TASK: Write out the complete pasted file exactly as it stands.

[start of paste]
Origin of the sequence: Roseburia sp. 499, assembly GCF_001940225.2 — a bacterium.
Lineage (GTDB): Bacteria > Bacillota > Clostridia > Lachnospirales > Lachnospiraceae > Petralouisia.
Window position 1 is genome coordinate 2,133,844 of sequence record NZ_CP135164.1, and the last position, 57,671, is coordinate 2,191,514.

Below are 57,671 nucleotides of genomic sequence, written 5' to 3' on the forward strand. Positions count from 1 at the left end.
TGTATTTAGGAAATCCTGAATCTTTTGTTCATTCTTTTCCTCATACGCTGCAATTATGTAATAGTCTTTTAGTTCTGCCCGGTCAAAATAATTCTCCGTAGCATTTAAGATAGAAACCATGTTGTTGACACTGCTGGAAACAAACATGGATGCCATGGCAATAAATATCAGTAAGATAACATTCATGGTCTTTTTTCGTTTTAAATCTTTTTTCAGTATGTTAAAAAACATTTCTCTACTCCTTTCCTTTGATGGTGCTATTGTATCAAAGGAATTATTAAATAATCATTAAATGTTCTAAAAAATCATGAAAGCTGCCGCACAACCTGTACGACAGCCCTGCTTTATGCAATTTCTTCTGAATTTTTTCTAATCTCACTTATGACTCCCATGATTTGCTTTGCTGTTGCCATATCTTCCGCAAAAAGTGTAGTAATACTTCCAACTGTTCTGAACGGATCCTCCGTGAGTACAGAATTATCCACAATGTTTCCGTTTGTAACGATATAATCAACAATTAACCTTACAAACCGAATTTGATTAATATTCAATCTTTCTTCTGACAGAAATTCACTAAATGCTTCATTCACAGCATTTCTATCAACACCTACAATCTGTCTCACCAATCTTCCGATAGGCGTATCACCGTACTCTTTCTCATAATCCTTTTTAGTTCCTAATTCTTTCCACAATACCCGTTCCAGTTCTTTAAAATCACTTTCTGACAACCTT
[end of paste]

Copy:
Origin of the sequence: Roseburia sp. 499, assembly GCF_001940225.2 — a bacterium.
Lineage (GTDB): Bacteria > Bacillota > Clostridia > Lachnospirales > Lachnospiraceae > Petralouisia.
Window position 1 is genome coordinate 2,133,844 of sequence record NZ_CP135164.1, and the last position, 57,671, is coordinate 2,191,514.

Below are 57,671 nucleotides of genomic sequence, written 5' to 3' on the forward strand. Positions count from 1 at the left end.
TGTATTTAGGAAATCCTGAATCTTTTGTTCATTCTTTTCCTCATACGCTGCAATTATGTAATAGTCTTTTAGTTCTGCCCGGTCAAAATAATTCTCCGTAGCATTTAAGATAGAAACCATGTTGTTGACACTGCTGGAAACAAACATGGATGCCATGGCAATAAATATCAGTAAGATAACATTCATGGTCTTTTTTCGTTTTAAATCTTTTTTCAGTATGTTAAAAAACATTTCTCTACTCCTTTCCTTTGATGGTGCTATTGTATCAAAGGAATTATTAAATAATCATTAAATGTTCTAAAAAATCATGAAAGCTGCCGCACAACCTGTACGACAGCCCTGCTTTATGCAATTTCTTCTGAATTTTTTCTAATCTCACTTATGACTCCCATGATTTGCTTTGCTGTTGCCATATCTTCCGCAAAAAGTGTAGTAATACTTCCAACTGTTCTGAACGGATCCTCCGTGAGTACAGAATTATCCACAATGTTTCCGTTTGTAACGATATAATCAACAATTAACCTTACAAACCGAATTTGATTAATATTCAATCTTTCTTCTGACAGAAATTCACTAAATGCTTCATTCACAGCATTTCTATCAACACCTACAATCTGTCTCACCAATCTTCCGATAGGCGTATCACCGTACTCTTTCTCATAATCCTTTTTAGTTCCTAATTCTTTCCACAATACCCGTTCCAGTTCTTTAAAATCACTTTCTGACAACCTT